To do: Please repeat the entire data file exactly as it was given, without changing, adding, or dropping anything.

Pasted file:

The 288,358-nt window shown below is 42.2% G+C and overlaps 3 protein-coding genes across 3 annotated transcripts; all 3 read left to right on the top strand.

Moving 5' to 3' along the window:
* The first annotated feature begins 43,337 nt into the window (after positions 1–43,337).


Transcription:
The 288,358-nt window shown below is 42.2% G+C and overlaps 3 protein-coding genes across 3 annotated transcripts; all 3 read left to right on the top strand.

Moving 5' to 3' along the window:
* The first annotated feature begins 43,337 nt into the window (after positions 1–43,337).